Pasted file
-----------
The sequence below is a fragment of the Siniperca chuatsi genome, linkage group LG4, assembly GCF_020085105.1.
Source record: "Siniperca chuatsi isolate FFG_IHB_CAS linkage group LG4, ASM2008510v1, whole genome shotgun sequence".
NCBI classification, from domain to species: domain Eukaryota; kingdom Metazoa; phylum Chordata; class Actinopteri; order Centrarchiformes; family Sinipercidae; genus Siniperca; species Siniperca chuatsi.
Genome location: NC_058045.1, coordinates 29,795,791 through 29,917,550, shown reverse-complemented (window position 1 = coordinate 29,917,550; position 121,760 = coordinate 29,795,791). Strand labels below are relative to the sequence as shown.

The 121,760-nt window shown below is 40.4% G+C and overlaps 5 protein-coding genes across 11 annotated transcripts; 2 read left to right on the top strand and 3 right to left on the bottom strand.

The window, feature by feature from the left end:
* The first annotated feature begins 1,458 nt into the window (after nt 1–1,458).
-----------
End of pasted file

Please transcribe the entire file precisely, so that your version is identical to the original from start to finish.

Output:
The sequence below is a fragment of the Siniperca chuatsi genome, linkage group LG4, assembly GCF_020085105.1.
Source record: "Siniperca chuatsi isolate FFG_IHB_CAS linkage group LG4, ASM2008510v1, whole genome shotgun sequence".
NCBI classification, from domain to species: domain Eukaryota; kingdom Metazoa; phylum Chordata; class Actinopteri; order Centrarchiformes; family Sinipercidae; genus Siniperca; species Siniperca chuatsi.
Genome location: NC_058045.1, coordinates 29,795,791 through 29,917,550, shown reverse-complemented (window position 1 = coordinate 29,917,550; position 121,760 = coordinate 29,795,791). Strand labels below are relative to the sequence as shown.

The 121,760-nt window shown below is 40.4% G+C and overlaps 5 protein-coding genes across 11 annotated transcripts; 2 read left to right on the top strand and 3 right to left on the bottom strand.

The window, feature by feature from the left end:
* The first annotated feature begins 1,458 nt into the window (after nt 1–1,458).